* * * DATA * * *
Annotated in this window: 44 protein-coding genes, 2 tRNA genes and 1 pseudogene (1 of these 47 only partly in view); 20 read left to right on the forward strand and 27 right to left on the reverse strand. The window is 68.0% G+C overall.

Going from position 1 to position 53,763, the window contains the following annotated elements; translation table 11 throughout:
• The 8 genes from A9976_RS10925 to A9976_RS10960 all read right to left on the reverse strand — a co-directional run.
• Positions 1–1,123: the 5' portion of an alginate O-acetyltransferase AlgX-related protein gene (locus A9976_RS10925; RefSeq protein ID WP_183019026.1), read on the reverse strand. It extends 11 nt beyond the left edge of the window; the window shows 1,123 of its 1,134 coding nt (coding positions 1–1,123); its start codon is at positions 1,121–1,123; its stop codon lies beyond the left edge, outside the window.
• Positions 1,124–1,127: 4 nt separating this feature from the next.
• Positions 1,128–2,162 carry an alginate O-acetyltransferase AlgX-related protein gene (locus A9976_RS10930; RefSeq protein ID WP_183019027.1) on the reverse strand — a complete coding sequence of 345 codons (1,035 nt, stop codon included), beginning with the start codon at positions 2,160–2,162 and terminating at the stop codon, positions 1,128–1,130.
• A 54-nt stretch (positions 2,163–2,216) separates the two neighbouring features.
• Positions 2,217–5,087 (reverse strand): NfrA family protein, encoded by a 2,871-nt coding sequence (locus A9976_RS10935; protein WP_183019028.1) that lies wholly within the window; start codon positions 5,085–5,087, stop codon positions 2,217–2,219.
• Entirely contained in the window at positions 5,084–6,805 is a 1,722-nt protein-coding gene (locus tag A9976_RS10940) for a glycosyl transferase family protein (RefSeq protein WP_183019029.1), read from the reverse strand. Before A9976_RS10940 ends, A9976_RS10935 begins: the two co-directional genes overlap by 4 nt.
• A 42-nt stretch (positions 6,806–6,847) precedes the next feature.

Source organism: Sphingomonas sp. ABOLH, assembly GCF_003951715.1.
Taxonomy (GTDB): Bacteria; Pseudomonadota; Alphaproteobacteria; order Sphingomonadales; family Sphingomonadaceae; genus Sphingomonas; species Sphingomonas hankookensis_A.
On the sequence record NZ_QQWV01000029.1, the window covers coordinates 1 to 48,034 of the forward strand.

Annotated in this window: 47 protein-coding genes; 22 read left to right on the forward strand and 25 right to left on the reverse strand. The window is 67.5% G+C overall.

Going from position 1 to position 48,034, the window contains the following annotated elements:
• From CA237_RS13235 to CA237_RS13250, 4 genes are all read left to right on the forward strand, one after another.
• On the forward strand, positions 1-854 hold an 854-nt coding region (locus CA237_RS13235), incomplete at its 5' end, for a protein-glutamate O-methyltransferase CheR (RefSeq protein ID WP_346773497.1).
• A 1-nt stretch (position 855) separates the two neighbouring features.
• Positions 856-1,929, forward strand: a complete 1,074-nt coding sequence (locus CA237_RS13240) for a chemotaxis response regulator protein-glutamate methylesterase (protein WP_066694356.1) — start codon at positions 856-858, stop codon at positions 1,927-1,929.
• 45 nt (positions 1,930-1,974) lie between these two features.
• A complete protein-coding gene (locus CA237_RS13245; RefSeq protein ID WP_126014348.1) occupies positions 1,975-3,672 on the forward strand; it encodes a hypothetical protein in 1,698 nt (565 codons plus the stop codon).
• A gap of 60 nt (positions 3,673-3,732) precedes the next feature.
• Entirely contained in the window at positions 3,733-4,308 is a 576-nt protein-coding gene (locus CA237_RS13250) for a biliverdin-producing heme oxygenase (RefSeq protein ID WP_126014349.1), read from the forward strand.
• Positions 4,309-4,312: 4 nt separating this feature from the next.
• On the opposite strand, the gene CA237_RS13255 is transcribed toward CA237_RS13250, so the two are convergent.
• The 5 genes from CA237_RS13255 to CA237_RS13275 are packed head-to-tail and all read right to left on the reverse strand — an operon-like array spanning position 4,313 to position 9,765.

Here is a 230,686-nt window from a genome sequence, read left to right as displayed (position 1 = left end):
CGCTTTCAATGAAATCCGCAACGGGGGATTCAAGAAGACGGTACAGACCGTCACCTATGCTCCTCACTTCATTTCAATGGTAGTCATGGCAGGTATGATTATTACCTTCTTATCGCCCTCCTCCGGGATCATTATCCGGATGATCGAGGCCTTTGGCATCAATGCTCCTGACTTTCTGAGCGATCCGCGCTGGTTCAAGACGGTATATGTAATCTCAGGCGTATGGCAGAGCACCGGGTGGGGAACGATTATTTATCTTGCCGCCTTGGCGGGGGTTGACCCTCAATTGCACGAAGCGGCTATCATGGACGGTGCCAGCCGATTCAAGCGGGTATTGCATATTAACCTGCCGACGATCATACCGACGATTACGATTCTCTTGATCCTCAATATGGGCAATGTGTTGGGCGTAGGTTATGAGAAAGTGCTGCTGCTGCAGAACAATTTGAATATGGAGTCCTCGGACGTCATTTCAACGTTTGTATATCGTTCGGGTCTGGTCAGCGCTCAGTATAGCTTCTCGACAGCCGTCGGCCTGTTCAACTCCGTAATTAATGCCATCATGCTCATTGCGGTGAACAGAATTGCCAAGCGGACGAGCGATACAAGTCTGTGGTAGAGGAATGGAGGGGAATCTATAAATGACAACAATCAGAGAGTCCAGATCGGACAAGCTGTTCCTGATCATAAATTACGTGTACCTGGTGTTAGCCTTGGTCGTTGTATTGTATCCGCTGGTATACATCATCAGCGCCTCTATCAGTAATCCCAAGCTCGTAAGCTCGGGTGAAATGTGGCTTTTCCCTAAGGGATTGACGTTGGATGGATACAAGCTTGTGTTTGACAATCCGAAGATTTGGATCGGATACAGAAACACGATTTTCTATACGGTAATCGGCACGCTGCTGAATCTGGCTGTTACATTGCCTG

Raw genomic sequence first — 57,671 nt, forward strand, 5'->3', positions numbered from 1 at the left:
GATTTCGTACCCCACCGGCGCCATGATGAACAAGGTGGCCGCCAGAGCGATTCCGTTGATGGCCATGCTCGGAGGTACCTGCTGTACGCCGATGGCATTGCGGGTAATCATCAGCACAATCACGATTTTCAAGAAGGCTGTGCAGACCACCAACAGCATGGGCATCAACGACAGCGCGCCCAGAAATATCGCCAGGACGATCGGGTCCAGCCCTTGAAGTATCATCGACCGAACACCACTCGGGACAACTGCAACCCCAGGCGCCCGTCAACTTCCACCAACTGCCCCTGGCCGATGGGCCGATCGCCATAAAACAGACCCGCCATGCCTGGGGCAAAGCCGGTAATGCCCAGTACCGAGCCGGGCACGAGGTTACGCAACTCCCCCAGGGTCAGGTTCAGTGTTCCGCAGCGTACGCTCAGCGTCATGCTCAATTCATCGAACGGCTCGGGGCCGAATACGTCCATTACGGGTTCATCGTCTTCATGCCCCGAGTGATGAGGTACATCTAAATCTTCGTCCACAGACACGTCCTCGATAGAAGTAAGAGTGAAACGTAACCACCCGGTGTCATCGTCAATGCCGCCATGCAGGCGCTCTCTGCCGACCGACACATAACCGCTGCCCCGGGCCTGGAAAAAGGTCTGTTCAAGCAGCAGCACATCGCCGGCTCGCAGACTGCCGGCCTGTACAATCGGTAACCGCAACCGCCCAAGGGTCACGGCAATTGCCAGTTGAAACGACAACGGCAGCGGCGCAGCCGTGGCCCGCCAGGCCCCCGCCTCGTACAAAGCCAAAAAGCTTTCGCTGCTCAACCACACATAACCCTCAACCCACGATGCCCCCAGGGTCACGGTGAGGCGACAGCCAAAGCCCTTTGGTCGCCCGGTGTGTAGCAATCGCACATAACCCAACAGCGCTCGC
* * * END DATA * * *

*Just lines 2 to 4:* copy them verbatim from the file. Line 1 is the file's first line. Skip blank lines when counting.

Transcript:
Going from position 1 to position 53,763, the window contains the following annotated elements; translation table 11 throughout:
• The 8 genes from A9976_RS10925 to A9976_RS10960 all read right to left on the reverse strand — a co-directional run.
• Positions 1–1,123: the 5' portion of an alginate O-acetyltransferase AlgX-related protein gene (locus A9976_RS10925; RefSeq protein ID WP_183019026.1), read on the reverse strand. It extends 11 nt beyond the left edge of the window; the window shows 1,123 of its 1,134 coding nt (coding positions 1–1,123); its start codon is at positions 1,121–1,123; its stop codon lies beyond the left edge, outside the window.